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TECHNOLOGY PR & SOCIAL MEDIA B2B

Beauty and Brains: The Evolution of Barbie

03rd August 2018 - Hannah A'Court


As an office filled with mostly women, the majority of us have had a playdate with a Barbie at some point or another. Ask what the best Barbie accessories were and you’ll find us talking about her rad motorhome or enviable long-maned ponies. But while Barbie may happily run off for a weekend in a camper van and frolic across the sands on her horse Nibbles, she also comes fully equipped with a career, showing girls that it’s all about having beauty and brains.

Barbie has built a large career portfolio. It all started in 1963 when she was announced as a corporate executive – this at a time when there was a distinct lack of female figures in top-level roles. Mattel has continued Barbie’s thought-provoking professional career ever since, with their icon going on to bag a number of high profile roles such as an Astronaut (1965), Marine Corps Sergeant (1992) and WNBA player (1998), to name a few. This year, however, she’s taking a punt at becoming a robotics engineer!

A household name, Barbie has come a long way since the days of bleach blonde hair and an almost non-existent waist. Today she comes in all shapes, sizes and shades, as Mattel recognised the calls for more diversity in their product line, and saw the influence they could have on the younger generations. Their decision to make Barbie’s ‘Career of the Year’ a role in robotics is an interesting move that continues to reflect this. Mattel has always pinpointed gaps in industries and tried to lead from the front, and this shows how widely and deeply the current gender gap in the tech and engineering sectors is acknowledged.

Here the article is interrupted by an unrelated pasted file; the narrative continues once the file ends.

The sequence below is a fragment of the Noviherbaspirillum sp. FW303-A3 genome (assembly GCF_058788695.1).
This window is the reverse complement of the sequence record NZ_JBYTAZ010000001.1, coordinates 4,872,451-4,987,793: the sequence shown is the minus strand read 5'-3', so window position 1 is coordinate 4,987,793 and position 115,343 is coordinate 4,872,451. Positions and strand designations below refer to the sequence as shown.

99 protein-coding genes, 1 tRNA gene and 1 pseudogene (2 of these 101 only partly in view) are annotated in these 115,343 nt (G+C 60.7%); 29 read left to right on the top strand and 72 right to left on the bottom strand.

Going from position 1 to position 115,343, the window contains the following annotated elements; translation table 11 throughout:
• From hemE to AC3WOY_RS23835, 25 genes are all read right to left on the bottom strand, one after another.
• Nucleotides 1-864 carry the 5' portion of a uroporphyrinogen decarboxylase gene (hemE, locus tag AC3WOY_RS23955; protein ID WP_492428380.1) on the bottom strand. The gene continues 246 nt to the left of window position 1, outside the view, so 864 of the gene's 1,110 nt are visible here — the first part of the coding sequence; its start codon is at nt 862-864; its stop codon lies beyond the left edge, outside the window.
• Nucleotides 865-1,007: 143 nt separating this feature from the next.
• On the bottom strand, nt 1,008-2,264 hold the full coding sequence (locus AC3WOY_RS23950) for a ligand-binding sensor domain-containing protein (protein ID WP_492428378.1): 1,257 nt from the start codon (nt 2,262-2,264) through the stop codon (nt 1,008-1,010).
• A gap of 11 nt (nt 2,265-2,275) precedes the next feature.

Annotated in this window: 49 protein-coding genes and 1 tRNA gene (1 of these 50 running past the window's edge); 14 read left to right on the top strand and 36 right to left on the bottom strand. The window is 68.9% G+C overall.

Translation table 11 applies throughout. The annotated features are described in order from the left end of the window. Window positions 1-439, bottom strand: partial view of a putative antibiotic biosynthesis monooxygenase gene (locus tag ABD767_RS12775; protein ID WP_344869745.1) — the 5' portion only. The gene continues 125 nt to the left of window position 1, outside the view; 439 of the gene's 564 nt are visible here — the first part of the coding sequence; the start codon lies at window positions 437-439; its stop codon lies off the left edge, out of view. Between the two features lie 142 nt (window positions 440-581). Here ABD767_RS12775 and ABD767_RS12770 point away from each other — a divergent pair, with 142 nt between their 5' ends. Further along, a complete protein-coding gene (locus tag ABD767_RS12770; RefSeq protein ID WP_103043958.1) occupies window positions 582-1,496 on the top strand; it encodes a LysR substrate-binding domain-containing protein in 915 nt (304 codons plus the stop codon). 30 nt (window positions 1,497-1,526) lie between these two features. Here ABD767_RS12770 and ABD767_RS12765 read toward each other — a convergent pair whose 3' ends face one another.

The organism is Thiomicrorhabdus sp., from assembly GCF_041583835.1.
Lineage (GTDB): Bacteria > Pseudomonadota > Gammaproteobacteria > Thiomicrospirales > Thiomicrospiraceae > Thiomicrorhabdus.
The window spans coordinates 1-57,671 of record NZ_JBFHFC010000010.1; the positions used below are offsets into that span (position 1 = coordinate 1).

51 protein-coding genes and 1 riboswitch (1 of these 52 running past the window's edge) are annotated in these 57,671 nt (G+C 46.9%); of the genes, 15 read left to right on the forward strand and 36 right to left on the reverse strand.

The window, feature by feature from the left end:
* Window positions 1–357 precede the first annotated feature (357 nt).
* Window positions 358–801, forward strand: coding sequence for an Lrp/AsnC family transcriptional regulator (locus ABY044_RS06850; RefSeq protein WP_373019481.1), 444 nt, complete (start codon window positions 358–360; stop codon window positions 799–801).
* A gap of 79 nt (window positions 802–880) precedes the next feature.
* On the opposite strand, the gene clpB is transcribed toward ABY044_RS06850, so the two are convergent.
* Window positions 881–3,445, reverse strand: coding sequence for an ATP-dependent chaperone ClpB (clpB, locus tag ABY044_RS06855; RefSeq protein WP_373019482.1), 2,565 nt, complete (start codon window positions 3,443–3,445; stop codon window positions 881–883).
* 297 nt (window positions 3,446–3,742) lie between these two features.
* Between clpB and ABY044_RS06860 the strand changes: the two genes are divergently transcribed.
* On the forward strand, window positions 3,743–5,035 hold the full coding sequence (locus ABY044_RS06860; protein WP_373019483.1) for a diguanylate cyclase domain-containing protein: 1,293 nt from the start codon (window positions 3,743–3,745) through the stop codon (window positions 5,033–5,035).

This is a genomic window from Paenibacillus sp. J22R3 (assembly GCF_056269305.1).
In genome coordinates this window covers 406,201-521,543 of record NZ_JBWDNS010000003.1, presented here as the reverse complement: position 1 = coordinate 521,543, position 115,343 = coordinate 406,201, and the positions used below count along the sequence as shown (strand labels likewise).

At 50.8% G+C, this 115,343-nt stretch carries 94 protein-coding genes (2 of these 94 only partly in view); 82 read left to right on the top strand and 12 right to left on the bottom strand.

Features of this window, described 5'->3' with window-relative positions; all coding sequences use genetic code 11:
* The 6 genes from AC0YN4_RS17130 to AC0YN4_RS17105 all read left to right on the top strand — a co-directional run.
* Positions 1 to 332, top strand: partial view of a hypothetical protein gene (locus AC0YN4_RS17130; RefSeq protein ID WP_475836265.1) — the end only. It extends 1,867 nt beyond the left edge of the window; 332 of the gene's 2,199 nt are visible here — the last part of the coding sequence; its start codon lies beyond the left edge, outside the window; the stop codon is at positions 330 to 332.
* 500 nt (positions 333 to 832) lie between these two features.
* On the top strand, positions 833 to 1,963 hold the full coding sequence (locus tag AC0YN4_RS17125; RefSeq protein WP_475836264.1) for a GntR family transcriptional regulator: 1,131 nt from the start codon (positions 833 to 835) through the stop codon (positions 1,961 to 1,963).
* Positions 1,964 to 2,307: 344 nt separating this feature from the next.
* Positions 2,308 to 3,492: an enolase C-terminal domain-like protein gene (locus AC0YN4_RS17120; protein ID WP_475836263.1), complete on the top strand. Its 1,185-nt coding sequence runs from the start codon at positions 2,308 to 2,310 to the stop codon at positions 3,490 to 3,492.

Despite efforts to encourage women and young girls to enter the tech industry, it’s still struggling to convince them it ticks all of the dream career boxes. The industry needs to show its sunny side, its ability to be flexible, well paid and an overall great sector to work in. It’s not just about encouraging the female population however, it’s about all genders and ethnicities. We all want to do something we love for a living, and schools need to make an effort to show students what opportunities a career in technology provides and help them develop the skill sets they need. The more that iconic brands such as Mattel support the image of a career in technology and engineering as a desirable, the less we will have to talk about the gaps, and the more we will talk about all of the UK’s talent.

What career would you give Barbie? Tweet us! @NeoPRLtd

Josephine Timmins
Gemma Spinks
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